Sunday, April 24, 2005

Scenery or DVDs? Parents Take Sides
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    More on whether DVD players for backseat passengers are a good idea:

April 23
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Mid-Day Lucky Numbers: 5-2-9
Mid-Day D.C. 4: 1-9-2-5

UPDATE: Fired Police Chief Working to Get Back Job
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    Teresa C. Chambers, who was fired last year as U.S. Park Police chief after publicly calling for more funding and personnel, is still trying to get her old job back.

Transit Update
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    Driving Hot Spots
Here is a selection of road advisories. Weather and equipment availability can affect timing.

Man's Best Friend, but Not This Woman's
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    NEW YORK AVE. NE, 1200 block, April 9. A woman surrendered a 1-year-old cocker spaniel to the D.C. shelter because, she said, it wanted too much affection. She said it followed her frequently and she would often step on it by accident. She said she was keeping another dog that "knows how to play by himself." The spaniel was made available for adoption.

D.C. Police Seek Help Finding U-Md. Student
By Petula Dvorak, Page C03
    D.C. police said they are seeking the public's help in locating a university student who was last seen more than a week ago at a nightclub in the city.

Cathedral's New Dean Envisions A Middle Road
Hundreds Attend Installation
By Henri E. Cauvin, Page C03
    The new dean of Washington National Cathedral has a vision for the city, and it is not, he says, the Washington of today, where moderate voices of faith are often overtaken by fundamentalism.

In Brief
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    THE DISTRICT 2 Programs Are Award Finalists
Harvard University has selected two initiatives in the District as finalists in an awards program honoring innovations in government.

Condolences Pour In for Va. Crash Victims
Community Opens Hearts, Wallets After Bus Accident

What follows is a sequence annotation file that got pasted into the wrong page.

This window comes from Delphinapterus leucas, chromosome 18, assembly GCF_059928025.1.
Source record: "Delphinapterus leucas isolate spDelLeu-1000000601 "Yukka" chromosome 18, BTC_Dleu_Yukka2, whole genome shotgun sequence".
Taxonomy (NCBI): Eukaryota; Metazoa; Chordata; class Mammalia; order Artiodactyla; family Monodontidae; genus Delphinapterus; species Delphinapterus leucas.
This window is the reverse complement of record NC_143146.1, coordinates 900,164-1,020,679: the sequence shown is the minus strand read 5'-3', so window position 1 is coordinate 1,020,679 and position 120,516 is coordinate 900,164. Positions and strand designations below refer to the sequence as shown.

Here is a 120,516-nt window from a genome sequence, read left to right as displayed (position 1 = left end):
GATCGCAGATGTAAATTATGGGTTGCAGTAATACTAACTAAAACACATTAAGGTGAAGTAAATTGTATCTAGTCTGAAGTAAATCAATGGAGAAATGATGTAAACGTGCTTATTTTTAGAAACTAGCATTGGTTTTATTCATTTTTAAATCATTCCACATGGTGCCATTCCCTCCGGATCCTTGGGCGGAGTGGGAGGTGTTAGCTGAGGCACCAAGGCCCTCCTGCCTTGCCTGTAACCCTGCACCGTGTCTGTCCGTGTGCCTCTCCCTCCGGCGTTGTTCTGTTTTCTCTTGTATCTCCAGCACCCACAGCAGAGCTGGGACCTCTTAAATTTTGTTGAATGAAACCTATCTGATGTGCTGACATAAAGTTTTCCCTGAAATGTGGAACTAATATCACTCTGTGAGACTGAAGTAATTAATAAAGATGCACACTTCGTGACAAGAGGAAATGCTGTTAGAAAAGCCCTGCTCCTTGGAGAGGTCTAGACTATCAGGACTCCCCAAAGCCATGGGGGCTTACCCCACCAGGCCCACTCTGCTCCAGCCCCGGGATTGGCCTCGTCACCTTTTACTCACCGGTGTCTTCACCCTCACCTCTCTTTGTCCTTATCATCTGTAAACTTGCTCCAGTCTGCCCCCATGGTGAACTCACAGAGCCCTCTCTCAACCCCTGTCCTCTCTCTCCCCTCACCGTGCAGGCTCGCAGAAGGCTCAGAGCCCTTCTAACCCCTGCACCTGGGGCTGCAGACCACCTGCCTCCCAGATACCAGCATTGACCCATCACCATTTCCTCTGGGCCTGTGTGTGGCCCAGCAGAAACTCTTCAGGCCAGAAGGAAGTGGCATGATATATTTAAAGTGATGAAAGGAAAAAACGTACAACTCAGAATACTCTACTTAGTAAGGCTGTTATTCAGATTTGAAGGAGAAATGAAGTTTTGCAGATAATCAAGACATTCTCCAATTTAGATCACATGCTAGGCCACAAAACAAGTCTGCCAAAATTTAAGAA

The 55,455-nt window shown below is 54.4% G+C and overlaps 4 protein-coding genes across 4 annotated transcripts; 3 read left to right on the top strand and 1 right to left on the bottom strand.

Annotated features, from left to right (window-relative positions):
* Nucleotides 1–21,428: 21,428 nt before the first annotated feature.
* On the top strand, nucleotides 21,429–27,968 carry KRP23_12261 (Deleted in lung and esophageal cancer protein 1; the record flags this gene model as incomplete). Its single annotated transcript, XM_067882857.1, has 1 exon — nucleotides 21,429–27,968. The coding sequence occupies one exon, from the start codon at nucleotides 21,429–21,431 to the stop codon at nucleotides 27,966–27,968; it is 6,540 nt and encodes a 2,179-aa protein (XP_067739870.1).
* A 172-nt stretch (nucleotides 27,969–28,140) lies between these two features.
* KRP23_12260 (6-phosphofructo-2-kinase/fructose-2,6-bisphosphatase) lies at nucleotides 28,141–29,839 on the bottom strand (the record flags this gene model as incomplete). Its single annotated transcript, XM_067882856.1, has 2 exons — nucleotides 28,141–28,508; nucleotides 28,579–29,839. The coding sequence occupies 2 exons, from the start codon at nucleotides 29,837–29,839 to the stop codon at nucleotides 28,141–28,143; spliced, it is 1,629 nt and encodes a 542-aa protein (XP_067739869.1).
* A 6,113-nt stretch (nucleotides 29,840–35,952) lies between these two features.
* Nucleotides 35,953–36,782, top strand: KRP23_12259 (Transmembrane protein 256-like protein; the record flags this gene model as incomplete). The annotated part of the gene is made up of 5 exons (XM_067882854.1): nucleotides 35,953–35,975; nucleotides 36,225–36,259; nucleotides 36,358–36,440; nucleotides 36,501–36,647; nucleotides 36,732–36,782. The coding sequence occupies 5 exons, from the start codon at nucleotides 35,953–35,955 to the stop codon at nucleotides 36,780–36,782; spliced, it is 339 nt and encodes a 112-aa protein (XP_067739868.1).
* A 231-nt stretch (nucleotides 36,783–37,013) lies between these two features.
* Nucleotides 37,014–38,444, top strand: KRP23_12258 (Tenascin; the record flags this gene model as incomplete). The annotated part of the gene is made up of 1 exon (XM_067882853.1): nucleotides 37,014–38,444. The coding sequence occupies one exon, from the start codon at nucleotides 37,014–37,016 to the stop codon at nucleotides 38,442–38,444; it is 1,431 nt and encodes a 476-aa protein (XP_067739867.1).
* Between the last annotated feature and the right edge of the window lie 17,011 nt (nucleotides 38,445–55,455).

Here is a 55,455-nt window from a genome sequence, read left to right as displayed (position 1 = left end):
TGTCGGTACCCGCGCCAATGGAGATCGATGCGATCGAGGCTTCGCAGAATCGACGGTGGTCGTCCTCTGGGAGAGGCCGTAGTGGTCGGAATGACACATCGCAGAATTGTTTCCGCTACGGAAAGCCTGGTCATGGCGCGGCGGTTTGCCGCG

By Tara Bahrampour, Page C03
    The messages, scrawled with a black, felt-tip pen, read like a mantra, as if repeating the words enough times would make everything okay again: "Bless you." "I'm sorry." "Lo siento mucho." "That was not right what happened to you."

Coming Thursday in the Extras
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    Alexandria Arlington Single mother Rubidia Marquina supports her family by cleaning office buildings. She has always admonished her children to study hard so that they can have a better life. Today, one child has graduated from college, two are attending college on scholarships and her youngest is a high school senior who is taking all AP classes with hopes of attending an Ivy League university.

After-School Programs Go Multicultural
Community Groups Reach Out To Kids From Around the Globe
By Mary Beth Sheridan, Page C04
    It's not every day you see an African American teaching an ancient Chinese art to Vietnamese and Cameroonians.

Mount Vernon
Congregation Swamped by Water, Worry
Flooding After Move-In Leaves Church 'Strapped'
By David Cho, Page C04
    It wasn't exactly the Flood of biblical fame, but it still seemed a harsh twist of fate this month when the Rev. Keary Kincannon discovered three inches of muddy water in the basement of his church.

In Thursday's Extra
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    After decades of neglect, the District government is finally starting to pay attention to its dilapidated alleys. The city's Department of Transportation has proposed spending $5 million a year to begin fixing unpaved alleys and has earmarked another $1 million a year to improve historic alleys. The city has 21 miles of unpaved alleys, including some that are 100 to 150 years old. Most of the alleys in the worst condition are east of the Anacostia River.

Coming in Thursday's Extras
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    Anne Arundel Spring brings an array of festivals and shows to the county.

April 17-23
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    Gay Married Couples Can File Jointly District Reserves Right to Reject Tax Returns
The D.C. attorney general declared that gay couples married last year in Massachusetts may file joint tax returns in the District. Robert J. Spagnoletti added, however, that the D.C. Office of Tax and Revenue "reserves the authority" to reject their filings. The subject quickly drew the attention of Sen. Sam Brownback (R-Kan.), who warned that a move to recognize gay marriages in the nation's capital would trigger a sharp review by lawmakers on Capitol Hill.